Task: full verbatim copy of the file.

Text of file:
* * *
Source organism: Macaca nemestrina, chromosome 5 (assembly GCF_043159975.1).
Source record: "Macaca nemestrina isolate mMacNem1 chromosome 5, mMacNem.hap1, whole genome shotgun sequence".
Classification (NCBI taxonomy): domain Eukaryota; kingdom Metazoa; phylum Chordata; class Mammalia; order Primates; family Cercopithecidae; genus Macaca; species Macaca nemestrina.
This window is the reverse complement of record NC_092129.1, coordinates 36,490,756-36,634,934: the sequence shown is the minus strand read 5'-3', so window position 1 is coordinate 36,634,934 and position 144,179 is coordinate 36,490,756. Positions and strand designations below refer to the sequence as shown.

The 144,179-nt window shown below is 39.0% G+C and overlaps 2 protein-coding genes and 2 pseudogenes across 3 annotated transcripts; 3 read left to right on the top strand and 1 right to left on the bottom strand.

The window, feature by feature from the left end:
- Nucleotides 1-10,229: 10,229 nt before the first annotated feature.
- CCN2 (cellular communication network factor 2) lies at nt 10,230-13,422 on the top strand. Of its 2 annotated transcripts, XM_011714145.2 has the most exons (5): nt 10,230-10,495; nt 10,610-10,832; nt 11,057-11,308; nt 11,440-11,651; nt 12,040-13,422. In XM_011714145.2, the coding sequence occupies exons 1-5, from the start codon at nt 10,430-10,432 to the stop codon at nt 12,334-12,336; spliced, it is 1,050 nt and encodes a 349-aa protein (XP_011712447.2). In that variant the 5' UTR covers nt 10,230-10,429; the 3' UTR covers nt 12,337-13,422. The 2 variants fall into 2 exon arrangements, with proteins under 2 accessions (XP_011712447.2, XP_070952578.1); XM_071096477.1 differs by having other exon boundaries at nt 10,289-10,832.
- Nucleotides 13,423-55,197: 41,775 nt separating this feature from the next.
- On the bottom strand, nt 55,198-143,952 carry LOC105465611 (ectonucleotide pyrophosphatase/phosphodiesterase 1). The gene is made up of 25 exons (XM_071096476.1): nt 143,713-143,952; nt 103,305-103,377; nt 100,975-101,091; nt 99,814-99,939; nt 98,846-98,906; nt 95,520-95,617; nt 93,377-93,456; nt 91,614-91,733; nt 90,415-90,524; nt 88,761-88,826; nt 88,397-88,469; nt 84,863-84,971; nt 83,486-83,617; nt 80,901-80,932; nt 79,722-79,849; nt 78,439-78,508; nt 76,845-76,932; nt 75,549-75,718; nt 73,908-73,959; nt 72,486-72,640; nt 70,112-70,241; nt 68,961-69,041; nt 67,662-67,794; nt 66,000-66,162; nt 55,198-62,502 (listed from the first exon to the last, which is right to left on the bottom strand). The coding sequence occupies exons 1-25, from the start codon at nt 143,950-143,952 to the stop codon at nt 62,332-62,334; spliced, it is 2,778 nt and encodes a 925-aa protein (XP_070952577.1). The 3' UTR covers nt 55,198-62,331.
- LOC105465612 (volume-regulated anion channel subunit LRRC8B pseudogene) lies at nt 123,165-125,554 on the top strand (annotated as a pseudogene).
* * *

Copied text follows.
Source organism: Macaca nemestrina, chromosome 5 (assembly GCF_043159975.1).
Source record: "Macaca nemestrina isolate mMacNem1 chromosome 5, mMacNem.hap1, whole genome shotgun sequence".
Classification (NCBI taxonomy): domain Eukaryota; kingdom Metazoa; phylum Chordata; class Mammalia; order Primates; family Cercopithecidae; genus Macaca; species Macaca nemestrina.
This window is the reverse complement of record NC_092129.1, coordinates 36,490,756-36,634,934: the sequence shown is the minus strand read 5'-3', so window position 1 is coordinate 36,634,934 and position 144,179 is coordinate 36,490,756. Positions and strand designations below refer to the sequence as shown.

The 144,179-nt window shown below is 39.0% G+C and overlaps 2 protein-coding genes and 2 pseudogenes across 3 annotated transcripts; 3 read left to right on the top strand and 1 right to left on the bottom strand.

The window, feature by feature from the left end:
- Nucleotides 1-10,229: 10,229 nt before the first annotated feature.
- CCN2 (cellular communication network factor 2) lies at nt 10,230-13,422 on the top strand. Of its 2 annotated transcripts, XM_011714145.2 has the most exons (5): nt 10,230-10,495; nt 10,610-10,832; nt 11,057-11,308; nt 11,440-11,651; nt 12,040-13,422. In XM_011714145.2, the coding sequence occupies exons 1-5, from the start codon at nt 10,430-10,432 to the stop codon at nt 12,334-12,336; spliced, it is 1,050 nt and encodes a 349-aa protein (XP_011712447.2). In that variant the 5' UTR covers nt 10,230-10,429; the 3' UTR covers nt 12,337-13,422. The 2 variants fall into 2 exon arrangements, with proteins under 2 accessions (XP_011712447.2, XP_070952578.1); XM_071096477.1 differs by having other exon boundaries at nt 10,289-10,832.
- Nucleotides 13,423-55,197: 41,775 nt separating this feature from the next.
- On the bottom strand, nt 55,198-143,952 carry LOC105465611 (ectonucleotide pyrophosphatase/phosphodiesterase 1). The gene is made up of 25 exons (XM_071096476.1): nt 143,713-143,952; nt 103,305-103,377; nt 100,975-101,091; nt 99,814-99,939; nt 98,846-98,906; nt 95,520-95,617; nt 93,377-93,456; nt 91,614-91,733; nt 90,415-90,524; nt 88,761-88,826; nt 88,397-88,469; nt 84,863-84,971; nt 83,486-83,617; nt 80,901-80,932; nt 79,722-79,849; nt 78,439-78,508; nt 76,845-76,932; nt 75,549-75,718; nt 73,908-73,959; nt 72,486-72,640; nt 70,112-70,241; nt 68,961-69,041; nt 67,662-67,794; nt 66,000-66,162; nt 55,198-62,502 (listed from the first exon to the last, which is right to left on the bottom strand). The coding sequence occupies exons 1-25, from the start codon at nt 143,950-143,952 to the stop codon at nt 62,332-62,334; spliced, it is 2,778 nt and encodes a 925-aa protein (XP_070952577.1). The 3' UTR covers nt 55,198-62,331.
- LOC105465612 (volume-regulated anion channel subunit LRRC8B pseudogene) lies at nt 123,165-125,554 on the top strand (annotated as a pseudogene).